Since it's the start of the year, it’s a fresh start for everyone. For Legal Guide readers, that means we take a look at things which can use some “refreshing” on the legal side as well. One thing I highly recommend to my clients and students is refreshing your employee records.

“What do you mean employee records, Attorney?”

Well, we’re talking about the information stated in your company's employee records or 201 files. The things that are found in their bio-data or information sheets. Things like:

  • Address
  • Contact number
  • Emergency contact details
  • Civil Status
  • Children and Spouse name
  • Beneficiaries
  • Other information which may change from time to time

Why is it important to ask for employee records updates on a regular basis?

Well, these types of information tends to change from time to time. And there are certain activities which depend on the accuracy of this information. Let’s tackle a few that comes to mind.

For emergencies

We have to prepare for instances where our employees get involved in emergencies. Imagine if they were en route somewhere and your office gets a call saying that your employee gets involved in a traffic accident. The employee is unconscious, and they only got in touch with the office because of the company ID found in the employee’s bag.

Now, the doctor needs input on making a decision for a medical procedure. You’re left with the question: how do you get in touch with the proper family member who can make the decision.

Naturally, that’s where the employee’s 201 file comes into play under emergency contacts.

For disciplinary cases

Another case where updated employee records comes into play is when the employee is missing from the office but is involved in a disciplinary case. You need to send out notices.

Under the labor code, where are these notices supposed to be sent? You got it… at the last known address based on the employee’s records. It pays to have the latest address because people move homes all the time!

For corrections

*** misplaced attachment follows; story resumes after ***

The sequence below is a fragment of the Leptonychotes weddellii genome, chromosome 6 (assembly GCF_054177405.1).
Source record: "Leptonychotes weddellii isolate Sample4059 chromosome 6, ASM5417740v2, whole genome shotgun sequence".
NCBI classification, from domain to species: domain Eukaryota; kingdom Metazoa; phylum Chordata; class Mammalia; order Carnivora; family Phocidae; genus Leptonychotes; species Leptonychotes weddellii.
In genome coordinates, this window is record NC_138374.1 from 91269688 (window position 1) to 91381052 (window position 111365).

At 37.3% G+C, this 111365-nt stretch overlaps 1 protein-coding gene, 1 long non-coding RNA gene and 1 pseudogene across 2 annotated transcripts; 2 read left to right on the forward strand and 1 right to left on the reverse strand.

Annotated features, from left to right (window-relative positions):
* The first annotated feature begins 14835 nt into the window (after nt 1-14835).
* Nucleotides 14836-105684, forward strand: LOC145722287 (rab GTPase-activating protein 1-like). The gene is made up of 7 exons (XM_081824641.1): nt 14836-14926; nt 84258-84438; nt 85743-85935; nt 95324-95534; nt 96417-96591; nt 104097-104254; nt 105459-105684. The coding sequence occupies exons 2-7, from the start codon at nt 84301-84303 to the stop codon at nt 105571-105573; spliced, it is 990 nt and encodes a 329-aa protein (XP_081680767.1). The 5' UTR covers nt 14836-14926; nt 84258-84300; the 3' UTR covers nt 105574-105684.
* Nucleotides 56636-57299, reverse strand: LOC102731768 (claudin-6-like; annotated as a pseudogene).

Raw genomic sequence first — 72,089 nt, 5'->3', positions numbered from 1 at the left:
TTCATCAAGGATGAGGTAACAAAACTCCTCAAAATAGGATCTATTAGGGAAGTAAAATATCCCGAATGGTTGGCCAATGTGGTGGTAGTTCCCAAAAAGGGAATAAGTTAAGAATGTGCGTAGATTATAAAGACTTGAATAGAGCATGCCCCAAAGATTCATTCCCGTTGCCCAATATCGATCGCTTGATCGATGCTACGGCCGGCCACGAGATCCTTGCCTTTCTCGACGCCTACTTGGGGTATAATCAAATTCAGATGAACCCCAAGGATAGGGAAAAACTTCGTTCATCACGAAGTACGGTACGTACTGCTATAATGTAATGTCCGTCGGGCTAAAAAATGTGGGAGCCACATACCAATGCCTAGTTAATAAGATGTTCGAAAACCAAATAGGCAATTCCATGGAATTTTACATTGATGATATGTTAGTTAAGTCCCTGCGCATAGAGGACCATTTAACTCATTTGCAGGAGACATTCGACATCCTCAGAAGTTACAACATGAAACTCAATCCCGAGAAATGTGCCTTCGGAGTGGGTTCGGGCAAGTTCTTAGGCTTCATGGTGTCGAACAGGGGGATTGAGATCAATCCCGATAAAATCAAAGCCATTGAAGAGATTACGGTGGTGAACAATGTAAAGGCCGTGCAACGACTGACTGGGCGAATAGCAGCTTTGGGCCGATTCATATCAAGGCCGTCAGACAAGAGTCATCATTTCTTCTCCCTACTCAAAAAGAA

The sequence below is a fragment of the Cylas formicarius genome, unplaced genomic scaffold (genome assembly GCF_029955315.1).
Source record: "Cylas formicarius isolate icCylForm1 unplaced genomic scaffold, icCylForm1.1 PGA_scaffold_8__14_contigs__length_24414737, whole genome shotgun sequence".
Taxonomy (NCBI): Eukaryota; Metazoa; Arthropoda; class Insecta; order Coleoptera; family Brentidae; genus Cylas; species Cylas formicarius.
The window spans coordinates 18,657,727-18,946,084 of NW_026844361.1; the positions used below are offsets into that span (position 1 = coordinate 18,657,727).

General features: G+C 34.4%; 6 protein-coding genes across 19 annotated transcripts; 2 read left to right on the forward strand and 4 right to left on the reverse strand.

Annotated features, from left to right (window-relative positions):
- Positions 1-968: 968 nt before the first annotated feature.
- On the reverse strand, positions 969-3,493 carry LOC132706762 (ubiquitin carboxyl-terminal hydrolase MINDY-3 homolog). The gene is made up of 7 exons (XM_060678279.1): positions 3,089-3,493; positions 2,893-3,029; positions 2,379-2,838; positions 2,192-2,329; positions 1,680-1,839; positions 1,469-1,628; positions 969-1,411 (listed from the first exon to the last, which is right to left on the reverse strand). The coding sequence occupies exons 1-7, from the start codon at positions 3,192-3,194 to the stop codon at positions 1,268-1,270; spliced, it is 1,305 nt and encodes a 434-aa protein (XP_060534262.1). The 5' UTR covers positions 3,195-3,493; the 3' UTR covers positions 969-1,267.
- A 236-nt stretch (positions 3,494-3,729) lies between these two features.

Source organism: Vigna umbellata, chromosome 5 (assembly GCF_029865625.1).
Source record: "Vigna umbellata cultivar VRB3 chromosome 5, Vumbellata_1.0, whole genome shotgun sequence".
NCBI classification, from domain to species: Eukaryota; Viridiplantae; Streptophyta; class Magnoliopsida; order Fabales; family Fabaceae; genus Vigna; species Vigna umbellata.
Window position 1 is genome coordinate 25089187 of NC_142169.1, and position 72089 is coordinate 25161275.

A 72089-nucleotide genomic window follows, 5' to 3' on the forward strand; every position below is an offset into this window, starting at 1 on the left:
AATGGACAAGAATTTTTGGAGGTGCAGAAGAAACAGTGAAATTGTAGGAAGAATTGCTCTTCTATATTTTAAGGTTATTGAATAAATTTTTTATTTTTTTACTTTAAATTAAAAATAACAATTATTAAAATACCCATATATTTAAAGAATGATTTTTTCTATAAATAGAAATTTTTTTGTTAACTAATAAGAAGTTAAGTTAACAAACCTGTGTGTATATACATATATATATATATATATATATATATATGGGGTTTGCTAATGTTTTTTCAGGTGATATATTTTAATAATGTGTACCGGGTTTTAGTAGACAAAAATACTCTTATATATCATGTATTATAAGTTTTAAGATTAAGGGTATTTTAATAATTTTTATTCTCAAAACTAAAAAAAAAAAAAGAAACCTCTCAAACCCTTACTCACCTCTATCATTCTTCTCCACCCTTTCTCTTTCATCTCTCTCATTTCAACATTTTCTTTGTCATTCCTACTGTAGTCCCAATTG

There are instances where we assume that the employee records is correct the entire time, but upon checking, we find that we’ve been using the wrong information. This goes for account numbers used in government transactions and such.

Are you using the right TIN, Pag-ibig, Philhealth, or SSS numbers in your remittances? I think this should be double checked at least.

For claiming benefits

When benefits are involved, a lot of people want to involve themselves. I once handled a case where a worker died while working. The company had benefits for surviving family members.

The surprising thing about this is that there were 3 women who came to the office claiming to be the wife of the worker! We had to call in security because the 3 women were screaming at each other.

How was the case resolved? Well, we just referred to the 201 file to see which woman was the spouse on record. We referred to the marriage certificate which was filed.

Imagine if we didn’t have this file on hand, we would have had to launch a fact-finding commission just to clarify the civil status of these women individually.

I’m in! How do we update the employee records?

Ok, so now we’ve discussed the benefits of having your employees update their records at the start of the year, let me teach you how I recommend tha this be done.

You Issue a memorandum directing all employees to stop by HR and inform them about any changes to their records. If there are changes, they fill out a new employee information sheet / bio-data / 201 file (whatever you guys call it in your company) and they just fill in the parts which have changed.

What about those without any changes to report?

The problem with memos like this is that it’s hard to get employees to participate, especially the ones with no changes to report. So there are 2 ways of doing this.

First, if there are no changes, feel free to ignore the memo and carry on with your day. The upside is that you won’t be interrupting your employees and they can keep working. The downside is that you won’t be able to capture any errors which would have been discussed if they took the time to check.

Second method is to require those with no changes to submit a document/certification that there are no changes. It can be a simple form saying that “I hereby certify that my details are up to date as of today. No changes to report.” The advantage is that you get to talk to all employees and give them the chance to check their information. The downside is all employees would have to go thru HR.

Just assess whether this is feasible in your own situation. Or, you can delegate that to the supervisors so they don’t have to go to HR individually.


So that’s it for today’s article. We learned:

  1. What are employee records
  2. Why they are important
  3. When is the best time to update them
  4. How to update them

Hope I was able to provide you with some ideas on how to start off the year properly!

By the way, if you need assistance with employee records, we recommend going to because they run an awesome workshop on that topic. Inquire with them at so you can reserve a slot.

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